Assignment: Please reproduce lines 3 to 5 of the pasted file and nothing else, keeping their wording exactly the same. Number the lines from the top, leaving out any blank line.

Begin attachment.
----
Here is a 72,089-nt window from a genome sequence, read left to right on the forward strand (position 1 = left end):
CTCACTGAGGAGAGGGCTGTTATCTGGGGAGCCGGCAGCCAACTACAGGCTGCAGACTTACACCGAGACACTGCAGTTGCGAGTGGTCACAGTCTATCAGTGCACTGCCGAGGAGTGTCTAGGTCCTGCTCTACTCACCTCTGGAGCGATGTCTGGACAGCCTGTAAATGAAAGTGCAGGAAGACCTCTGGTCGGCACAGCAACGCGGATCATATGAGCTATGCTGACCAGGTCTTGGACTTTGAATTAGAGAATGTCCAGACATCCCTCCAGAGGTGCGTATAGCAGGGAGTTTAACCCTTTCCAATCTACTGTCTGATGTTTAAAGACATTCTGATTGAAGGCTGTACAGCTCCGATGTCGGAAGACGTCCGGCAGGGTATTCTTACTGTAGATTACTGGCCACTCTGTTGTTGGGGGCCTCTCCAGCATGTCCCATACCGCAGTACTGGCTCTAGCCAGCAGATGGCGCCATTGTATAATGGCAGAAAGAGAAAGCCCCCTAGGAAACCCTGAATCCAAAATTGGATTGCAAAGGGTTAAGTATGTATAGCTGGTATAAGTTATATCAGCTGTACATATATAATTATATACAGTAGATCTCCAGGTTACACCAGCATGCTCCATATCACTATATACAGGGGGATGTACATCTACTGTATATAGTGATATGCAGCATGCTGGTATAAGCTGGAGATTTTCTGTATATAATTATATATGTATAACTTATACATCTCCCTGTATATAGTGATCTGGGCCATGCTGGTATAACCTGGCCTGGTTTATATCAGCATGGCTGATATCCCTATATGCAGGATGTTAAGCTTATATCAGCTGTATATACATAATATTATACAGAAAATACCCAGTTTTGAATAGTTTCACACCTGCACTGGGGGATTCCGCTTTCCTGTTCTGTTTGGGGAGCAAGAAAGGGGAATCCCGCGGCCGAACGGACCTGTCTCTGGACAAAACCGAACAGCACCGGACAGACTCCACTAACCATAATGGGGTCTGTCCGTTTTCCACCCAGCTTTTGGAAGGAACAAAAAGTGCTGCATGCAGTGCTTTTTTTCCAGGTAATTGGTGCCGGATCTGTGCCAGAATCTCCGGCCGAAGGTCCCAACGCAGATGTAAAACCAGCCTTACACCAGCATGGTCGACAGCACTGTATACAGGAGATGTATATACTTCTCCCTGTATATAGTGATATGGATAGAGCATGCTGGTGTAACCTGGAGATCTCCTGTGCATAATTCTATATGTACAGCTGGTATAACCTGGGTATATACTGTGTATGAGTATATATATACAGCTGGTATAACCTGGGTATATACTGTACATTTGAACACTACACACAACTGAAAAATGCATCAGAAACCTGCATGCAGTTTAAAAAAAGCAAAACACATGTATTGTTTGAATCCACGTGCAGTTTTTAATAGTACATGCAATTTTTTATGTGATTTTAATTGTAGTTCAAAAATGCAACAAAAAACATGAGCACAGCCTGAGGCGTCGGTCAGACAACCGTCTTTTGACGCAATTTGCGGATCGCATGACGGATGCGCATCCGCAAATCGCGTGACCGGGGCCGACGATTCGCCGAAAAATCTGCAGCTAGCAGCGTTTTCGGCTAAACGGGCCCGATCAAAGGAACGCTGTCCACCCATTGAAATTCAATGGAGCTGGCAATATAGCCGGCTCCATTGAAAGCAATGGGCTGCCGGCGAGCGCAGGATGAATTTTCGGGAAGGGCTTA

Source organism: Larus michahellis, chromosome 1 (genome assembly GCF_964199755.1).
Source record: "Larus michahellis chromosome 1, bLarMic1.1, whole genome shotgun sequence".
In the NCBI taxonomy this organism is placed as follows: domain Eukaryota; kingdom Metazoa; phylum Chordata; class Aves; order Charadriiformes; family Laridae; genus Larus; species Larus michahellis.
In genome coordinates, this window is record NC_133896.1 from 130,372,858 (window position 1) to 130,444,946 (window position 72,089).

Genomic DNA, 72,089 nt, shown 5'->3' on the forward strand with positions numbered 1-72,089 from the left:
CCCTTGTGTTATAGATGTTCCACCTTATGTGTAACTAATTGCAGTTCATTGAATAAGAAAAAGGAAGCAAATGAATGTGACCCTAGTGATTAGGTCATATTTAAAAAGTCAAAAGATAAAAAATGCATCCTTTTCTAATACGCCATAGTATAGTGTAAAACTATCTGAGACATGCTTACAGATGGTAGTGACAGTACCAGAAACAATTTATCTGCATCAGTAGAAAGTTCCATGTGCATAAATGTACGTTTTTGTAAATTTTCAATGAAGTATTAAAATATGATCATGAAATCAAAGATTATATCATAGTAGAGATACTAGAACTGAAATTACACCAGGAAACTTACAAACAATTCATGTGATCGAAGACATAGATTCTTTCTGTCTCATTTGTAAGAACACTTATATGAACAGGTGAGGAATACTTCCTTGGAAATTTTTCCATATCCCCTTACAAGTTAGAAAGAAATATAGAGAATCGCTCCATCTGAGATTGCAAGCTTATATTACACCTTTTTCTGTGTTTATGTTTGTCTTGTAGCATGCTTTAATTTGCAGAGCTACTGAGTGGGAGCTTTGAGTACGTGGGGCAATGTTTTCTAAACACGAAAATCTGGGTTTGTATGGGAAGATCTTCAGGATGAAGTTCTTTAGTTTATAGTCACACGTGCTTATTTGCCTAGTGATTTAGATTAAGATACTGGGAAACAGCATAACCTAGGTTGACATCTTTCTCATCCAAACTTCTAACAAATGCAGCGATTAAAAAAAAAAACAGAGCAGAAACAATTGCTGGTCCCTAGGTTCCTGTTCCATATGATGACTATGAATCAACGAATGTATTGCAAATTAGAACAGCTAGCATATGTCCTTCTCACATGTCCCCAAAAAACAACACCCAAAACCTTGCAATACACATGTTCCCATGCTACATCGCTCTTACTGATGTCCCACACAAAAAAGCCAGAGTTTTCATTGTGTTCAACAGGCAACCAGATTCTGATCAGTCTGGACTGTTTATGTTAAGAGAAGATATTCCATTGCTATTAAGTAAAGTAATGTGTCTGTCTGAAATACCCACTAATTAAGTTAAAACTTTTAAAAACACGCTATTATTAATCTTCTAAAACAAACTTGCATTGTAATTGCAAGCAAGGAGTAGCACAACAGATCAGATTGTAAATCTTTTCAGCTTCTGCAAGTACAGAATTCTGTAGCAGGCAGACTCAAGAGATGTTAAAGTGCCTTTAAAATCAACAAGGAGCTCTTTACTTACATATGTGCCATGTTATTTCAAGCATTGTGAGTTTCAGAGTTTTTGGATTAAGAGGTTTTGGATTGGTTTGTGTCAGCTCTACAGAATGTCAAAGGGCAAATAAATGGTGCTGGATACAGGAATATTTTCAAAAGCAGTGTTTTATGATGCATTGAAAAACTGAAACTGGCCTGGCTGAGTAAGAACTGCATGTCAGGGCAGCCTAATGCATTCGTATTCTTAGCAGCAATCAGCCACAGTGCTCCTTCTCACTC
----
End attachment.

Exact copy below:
Source organism: Larus michahellis, chromosome 1 (genome assembly GCF_964199755.1).
Source record: "Larus michahellis chromosome 1, bLarMic1.1, whole genome shotgun sequence".
In the NCBI taxonomy this organism is placed as follows: domain Eukaryota; kingdom Metazoa; phylum Chordata; class Aves; order Charadriiformes; family Laridae; genus Larus; species Larus michahellis.